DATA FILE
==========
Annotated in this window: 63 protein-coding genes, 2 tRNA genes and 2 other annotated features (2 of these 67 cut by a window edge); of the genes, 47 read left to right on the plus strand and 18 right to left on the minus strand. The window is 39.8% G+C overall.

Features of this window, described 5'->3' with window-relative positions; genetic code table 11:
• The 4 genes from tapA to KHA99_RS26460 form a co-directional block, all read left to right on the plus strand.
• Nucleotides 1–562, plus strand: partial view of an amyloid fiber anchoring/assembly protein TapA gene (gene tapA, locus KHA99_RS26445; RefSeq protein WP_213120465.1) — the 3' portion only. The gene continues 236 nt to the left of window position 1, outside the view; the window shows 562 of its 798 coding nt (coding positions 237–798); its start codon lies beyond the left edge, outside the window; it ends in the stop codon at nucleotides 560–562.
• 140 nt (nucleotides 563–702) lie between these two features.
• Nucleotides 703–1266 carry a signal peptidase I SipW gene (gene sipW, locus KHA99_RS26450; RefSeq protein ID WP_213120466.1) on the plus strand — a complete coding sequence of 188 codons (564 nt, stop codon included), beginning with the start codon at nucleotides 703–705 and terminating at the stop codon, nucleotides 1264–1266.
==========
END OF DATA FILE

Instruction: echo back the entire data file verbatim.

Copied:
Annotated in this window: 63 protein-coding genes, 2 tRNA genes and 2 other annotated features (2 of these 67 cut by a window edge); of the genes, 47 read left to right on the plus strand and 18 right to left on the minus strand. The window is 39.8% G+C overall.

Features of this window, described 5'->3' with window-relative positions; genetic code table 11:
• The 4 genes from tapA to KHA99_RS26460 form a co-directional block, all read left to right on the plus strand.
• Nucleotides 1–562, plus strand: partial view of an amyloid fiber anchoring/assembly protein TapA gene (gene tapA, locus KHA99_RS26445; RefSeq protein WP_213120465.1) — the 3' portion only. The gene continues 236 nt to the left of window position 1, outside the view; the window shows 562 of its 798 coding nt (coding positions 237–798); its start codon lies beyond the left edge, outside the window; it ends in the stop codon at nucleotides 560–562.
• 140 nt (nucleotides 563–702) lie between these two features.
• Nucleotides 703–1266 carry a signal peptidase I SipW gene (gene sipW, locus KHA99_RS26450; RefSeq protein ID WP_213120466.1) on the plus strand — a complete coding sequence of 188 codons (564 nt, stop codon included), beginning with the start codon at nucleotides 703–705 and terminating at the stop codon, nucleotides 1264–1266.